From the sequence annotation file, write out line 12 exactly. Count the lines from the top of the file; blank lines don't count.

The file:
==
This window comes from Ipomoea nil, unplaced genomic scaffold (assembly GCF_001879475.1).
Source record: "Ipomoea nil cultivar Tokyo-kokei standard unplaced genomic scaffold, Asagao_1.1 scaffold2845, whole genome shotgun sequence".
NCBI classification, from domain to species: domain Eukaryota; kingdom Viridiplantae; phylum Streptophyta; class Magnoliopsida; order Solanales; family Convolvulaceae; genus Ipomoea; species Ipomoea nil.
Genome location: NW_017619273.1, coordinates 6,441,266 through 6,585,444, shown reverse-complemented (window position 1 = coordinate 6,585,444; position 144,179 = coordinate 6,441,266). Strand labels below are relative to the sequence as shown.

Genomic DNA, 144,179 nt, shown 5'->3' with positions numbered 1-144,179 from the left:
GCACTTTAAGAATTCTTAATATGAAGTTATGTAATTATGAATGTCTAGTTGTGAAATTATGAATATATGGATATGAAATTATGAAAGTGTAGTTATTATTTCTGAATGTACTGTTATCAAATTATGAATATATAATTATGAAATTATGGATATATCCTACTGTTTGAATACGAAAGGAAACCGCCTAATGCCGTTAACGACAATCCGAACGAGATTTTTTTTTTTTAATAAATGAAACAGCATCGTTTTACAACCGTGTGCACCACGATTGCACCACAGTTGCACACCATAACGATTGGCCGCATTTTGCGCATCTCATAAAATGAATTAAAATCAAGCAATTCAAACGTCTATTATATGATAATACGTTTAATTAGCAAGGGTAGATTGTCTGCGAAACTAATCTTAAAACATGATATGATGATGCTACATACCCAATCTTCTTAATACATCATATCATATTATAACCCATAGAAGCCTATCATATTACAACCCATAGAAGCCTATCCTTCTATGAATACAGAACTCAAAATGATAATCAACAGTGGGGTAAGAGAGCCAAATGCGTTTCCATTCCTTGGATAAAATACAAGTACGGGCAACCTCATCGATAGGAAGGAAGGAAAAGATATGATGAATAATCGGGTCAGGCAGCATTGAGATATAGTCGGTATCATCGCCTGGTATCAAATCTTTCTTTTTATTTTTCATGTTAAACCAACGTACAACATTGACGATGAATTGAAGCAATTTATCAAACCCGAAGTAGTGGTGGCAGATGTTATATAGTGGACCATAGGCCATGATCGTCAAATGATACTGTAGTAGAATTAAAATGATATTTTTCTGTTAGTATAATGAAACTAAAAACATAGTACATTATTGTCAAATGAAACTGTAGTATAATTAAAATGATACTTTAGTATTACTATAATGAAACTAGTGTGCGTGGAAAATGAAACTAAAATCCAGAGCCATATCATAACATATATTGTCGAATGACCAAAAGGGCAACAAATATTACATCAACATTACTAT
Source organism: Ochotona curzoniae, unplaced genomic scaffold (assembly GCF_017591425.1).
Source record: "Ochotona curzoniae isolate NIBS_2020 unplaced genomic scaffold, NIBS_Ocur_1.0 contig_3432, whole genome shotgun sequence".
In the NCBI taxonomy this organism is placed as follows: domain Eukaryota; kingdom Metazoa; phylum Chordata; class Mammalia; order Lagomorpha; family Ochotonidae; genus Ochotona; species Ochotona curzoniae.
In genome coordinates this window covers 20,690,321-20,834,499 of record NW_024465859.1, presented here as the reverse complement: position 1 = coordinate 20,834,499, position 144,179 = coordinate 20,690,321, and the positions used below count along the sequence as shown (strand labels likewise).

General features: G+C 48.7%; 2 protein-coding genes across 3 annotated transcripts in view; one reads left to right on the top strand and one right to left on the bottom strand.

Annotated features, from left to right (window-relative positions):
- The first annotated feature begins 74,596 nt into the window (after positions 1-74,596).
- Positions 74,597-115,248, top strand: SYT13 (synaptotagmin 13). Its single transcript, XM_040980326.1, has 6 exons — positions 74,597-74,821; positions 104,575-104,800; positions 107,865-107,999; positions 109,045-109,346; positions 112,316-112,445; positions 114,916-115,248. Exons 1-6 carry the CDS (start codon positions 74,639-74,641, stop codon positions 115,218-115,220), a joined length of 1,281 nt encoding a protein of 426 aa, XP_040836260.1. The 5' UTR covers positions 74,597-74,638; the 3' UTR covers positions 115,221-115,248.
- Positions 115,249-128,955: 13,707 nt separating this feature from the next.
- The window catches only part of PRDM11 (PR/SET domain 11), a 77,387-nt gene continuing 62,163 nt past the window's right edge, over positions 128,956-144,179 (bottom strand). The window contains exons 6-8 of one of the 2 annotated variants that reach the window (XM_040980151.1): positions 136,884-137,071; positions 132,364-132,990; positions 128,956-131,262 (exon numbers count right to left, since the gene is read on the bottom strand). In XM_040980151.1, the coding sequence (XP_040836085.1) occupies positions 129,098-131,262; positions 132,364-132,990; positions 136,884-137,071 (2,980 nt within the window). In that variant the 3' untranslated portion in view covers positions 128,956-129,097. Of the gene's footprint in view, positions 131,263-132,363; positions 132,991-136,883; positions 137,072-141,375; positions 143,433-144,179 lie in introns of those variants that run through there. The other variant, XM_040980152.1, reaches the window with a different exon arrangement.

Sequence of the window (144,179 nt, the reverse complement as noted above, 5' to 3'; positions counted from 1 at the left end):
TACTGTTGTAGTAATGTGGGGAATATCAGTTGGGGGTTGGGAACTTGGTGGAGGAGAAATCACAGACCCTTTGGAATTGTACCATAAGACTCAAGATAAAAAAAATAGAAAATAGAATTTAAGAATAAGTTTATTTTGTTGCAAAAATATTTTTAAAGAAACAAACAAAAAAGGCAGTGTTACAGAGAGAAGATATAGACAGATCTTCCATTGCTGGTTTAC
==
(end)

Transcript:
Annotated features, from left to right (window-relative positions):